The Entertainment Merchants Association (EMA) today announced that the newest version of the EMA Avails schema has been approved by the EMA Avails Working Group and is now available. The EMA Avails schema is a standardized communication of data about content available for transactional online video on demand. The update,
The latest version of the EMA Avails schema is available here.
“EMA’s digital supply chain initiatives have a single purpose – to reduce friction points in the online video supply chain so that the supply chain is more efficient, more timely, more reliable, and less costly,” noted Mark Fisher, President & CEO of EMA. “The new version of EMA Avails we are announcing today is a significant enhancement in the communication of content availability metadata that should yield tremendous value for the industry.”
Content availability metadata, commonly called “avails,” are the communications from content providers to retailers about when video titles (for instance, a feature motion picture or television episode) will be available online and in which territories, and providing additional data crucial for digital supply chain workflows. Avails are arguably the most important data digital entertainment retailers handle, as they kick off the scheduling and production workflow (ordering and fulfillment).
Prior to the development of EMA Avails, content availability metadata was communicated in a variety of different formats and in a manner that required the data to be entered manually in retailer systems. This led to a great deal of inconsistency and inaccuracy in avails communications. The EMA Avails schema, first released in 2013, eliminated those problems and as a result has become the industry standard.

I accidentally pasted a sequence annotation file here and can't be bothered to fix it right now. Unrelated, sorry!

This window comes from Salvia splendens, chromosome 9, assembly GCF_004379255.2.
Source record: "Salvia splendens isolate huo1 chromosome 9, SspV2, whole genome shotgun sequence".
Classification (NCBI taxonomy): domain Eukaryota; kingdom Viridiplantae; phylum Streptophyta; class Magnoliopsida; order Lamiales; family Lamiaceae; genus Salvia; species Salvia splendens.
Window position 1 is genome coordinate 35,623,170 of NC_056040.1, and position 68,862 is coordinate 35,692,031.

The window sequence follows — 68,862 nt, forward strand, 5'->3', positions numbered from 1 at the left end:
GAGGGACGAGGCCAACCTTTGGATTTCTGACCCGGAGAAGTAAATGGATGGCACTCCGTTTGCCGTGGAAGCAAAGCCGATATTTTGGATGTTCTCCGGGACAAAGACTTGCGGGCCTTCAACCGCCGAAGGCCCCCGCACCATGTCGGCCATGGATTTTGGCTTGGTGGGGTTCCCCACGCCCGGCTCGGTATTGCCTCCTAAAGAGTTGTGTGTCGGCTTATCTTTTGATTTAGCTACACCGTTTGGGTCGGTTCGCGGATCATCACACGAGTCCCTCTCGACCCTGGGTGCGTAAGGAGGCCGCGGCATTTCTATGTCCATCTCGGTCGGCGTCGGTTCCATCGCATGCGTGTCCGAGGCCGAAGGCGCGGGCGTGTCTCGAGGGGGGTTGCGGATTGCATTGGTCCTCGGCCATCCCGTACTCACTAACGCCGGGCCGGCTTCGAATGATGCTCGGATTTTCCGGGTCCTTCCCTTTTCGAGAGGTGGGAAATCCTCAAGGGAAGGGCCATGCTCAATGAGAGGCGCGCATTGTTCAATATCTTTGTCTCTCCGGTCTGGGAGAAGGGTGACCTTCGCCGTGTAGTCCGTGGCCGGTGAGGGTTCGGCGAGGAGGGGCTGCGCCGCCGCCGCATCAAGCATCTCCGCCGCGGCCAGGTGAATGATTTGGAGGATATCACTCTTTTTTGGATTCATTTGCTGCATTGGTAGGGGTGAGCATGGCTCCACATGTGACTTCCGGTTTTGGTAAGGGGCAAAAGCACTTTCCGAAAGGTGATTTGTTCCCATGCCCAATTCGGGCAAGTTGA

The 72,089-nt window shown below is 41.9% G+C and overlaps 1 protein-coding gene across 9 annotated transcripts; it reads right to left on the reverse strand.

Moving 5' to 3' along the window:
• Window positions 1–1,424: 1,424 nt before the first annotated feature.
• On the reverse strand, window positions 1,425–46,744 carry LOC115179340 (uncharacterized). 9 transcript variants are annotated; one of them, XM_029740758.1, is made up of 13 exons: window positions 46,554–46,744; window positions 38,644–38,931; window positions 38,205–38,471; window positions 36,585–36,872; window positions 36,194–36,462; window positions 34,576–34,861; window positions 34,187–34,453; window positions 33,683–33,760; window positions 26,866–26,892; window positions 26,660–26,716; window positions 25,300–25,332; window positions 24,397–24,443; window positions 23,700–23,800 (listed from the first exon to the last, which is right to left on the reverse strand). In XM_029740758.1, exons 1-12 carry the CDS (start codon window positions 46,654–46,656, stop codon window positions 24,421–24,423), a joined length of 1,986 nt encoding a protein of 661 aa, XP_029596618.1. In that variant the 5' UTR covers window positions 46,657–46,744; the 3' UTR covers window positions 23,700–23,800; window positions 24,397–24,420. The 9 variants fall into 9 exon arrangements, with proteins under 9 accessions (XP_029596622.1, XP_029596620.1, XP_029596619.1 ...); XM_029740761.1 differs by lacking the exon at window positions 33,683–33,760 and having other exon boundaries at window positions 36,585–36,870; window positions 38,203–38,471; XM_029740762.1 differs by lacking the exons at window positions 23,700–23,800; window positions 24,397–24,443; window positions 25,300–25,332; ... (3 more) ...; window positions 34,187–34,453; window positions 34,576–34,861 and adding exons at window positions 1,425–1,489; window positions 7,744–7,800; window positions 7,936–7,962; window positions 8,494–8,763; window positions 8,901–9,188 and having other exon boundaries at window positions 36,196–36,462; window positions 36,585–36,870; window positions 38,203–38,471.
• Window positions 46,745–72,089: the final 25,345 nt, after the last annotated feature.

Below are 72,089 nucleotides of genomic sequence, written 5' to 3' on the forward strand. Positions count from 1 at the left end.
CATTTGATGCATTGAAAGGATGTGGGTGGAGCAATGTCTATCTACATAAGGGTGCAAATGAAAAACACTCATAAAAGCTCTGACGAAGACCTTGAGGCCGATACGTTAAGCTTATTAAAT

The new EMA Avails version 1.7.2 includes support for content bundles and bonus material as well as enhancements for international avails, such as currency and time-zones, for precise content windowing.
EMA Avails Version 1.7.2 was developed by the EMA Avails Working Group, which consists of supply chain professionals from some of the leading transactional online video on demand services. Technical support and expert guidance was provided to the working group by the Motion Picture Laboratories, Inc. (“MovieLabs”).
“Both retailers and content providers will benefit from this new EMA Avails schema, making the delivery of content across different screens, platforms and territories much smoother,” said Craig Seidel, VP at MovieLabs. “One of our core objectives is to help develop and implement new standards that drive concrete benefits for the online video industry. We look forward to the improvements this will make in the digital supply chain.
The Entertainment Merchants Association (EMA) is the not-for-profit international trade association dedicated to advancing the interests of the $35 billion home entertainment industry. EMA-member companies operate approximately 35,000 retail outlets in the U.S. and 45,000 around the world that sell and/or rent DVDs, computer and console video games, and digitally distributed versions of these products. Membership comprises the full spectrum of retailers (from single-store specialists to multi-line mass merchants, and both brick and mortar and online stores), distributors, the home video divisions of major and independent motion picture studios, video game publishers, and other related businesses that constitute and support the home entertainment industry. EMA was established in April 2006 through the merger of the Video Software Dealers Association (VSDA) and the Interactive Entertainment Merchants Association (IEMA).